Teacher turns trash into cash to help build a school in Africa

Kilda Giraudon with his can mosaic displays

Kilda Giraudon has been collecting discarded cans from his daily walks around Ottery and has turned them into mosaics - Credit: Kilda Giraudon

A language teacher from Ottery St Mary has been litter-picking throughout March and turning trash into cash to help raise much-needed funds for a school in the Democratic Republic of Congo.

Kilda Giraudon with his hoard of 923 cans collected picked from roadsides, hedges and ditches during March

Kilda Giraudon with his hoard of 923 cans collected picked from roadsides, hedges and ditches during March - Credit: Kilda Giraudon

Kilda Giraudon, who has taught French and Spanish since moving to Devon from Brittany 17 years ago, set himself the challenge of collecting 700 discarded cans (approximately 10kg) during March from the roadsides and ditches while out on his daily walks during lockdown.
As well as helping to clean up the streets of Ottery and the outlying areas, the 39-year-old Colyton Grammar School teacher has been seeking sponsorship for his litter-picking efforts to support the care and education of street children in Congo, Central Africa. The Congo Children Trust charity (also known as Kimbilio) was set up by Kilda’s friend Ian Harvey. Money raised from Kilda’s walks will go towards Ian’s latest challenge to finish building a school to educate the street children in Lubumbashi, the second largest city Congo.

Kilda's message to people who litter the towns and countryside

This mosaic took 222 cans collected from a three hour walk around Ottery and Feniton area - Credit: Kilda Giraudon

Kilda Giraudon has been collecting discarded cans from his daily walks around Ottery and has turned them into mosaics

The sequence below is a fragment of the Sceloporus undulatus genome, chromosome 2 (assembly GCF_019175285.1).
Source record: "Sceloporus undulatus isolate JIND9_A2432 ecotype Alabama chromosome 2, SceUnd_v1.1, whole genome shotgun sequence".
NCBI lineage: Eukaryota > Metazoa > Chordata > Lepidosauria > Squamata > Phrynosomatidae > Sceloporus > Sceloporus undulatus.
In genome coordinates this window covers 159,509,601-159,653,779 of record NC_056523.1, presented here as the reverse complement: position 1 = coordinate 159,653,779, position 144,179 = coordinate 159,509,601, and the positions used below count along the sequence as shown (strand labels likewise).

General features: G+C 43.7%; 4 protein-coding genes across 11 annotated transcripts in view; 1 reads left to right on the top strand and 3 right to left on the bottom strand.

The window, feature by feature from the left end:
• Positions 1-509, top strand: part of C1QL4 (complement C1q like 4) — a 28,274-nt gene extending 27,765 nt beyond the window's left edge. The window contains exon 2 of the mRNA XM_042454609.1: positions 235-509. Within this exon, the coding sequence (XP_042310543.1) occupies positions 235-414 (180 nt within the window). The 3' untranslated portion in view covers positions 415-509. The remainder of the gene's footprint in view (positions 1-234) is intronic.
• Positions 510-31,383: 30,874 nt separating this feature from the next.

Kilda has been collecting discarded cans from his daily walks around Ottery and has turned them into mosaics - Credit: Kilda Giraudon

Kilda said: “During lockdown, I went for a lot of walks locally in the countryside around Ottery St Mary and I have been disgusted by the sheer amount of rubbish I have seen thrown on the roadsides and ditches. So, I decided to start collecting cans to do my bit for the environment. Why cans? Because they take so long to decompose. However, I have also been collecting other rubbish like hard plastic (bottles and containers). I have also started collecting all sorts of rubbish ranging from your take- away cups to crisp packets.”

Kilda has created eye-catching mosaics from discarded cans

Kilda has created eye-catching mosaics from discarded cans - Credit: Kilda Giraudon

After each of his walks Kilda creates a mosaic from the cans he collects to send a message out to the offenders. “My message to them is that it is so unnecessary, please do the right thing and recycle. All it takes is five seconds to put it in the bin instead of a can taking around 200 years to decompose.”
Kilda went on to say: “Hopefully these visuals will get some people to think and act more responsibly in the future as it is in our best interest to look after the planet we live on. This starts with everyone doing their bit and all the effort we can make will help mother nature in the long run.”

Put it in the bin!

Put it in the bin! - Credit: Kilda Giraudon


Kilda’s latest count of rubbish (as of Wednesday, March 17), is 923 cans with £260 donated on his JustGiving page.
You can help sponsor Kilda by going to: https://www.justgiving.com/fundraising/kilda-giraudon

Kilda creates messages from litter

Kilda creates messages from litter - Credit: Kilda Giraudon

Kilda hopes the visual impact from his displays will get some people to think and act more responsibly

Kilda hopes the visual impact from his displays will get some people to think and act more responsibly - Credit: Kilda Giraudon

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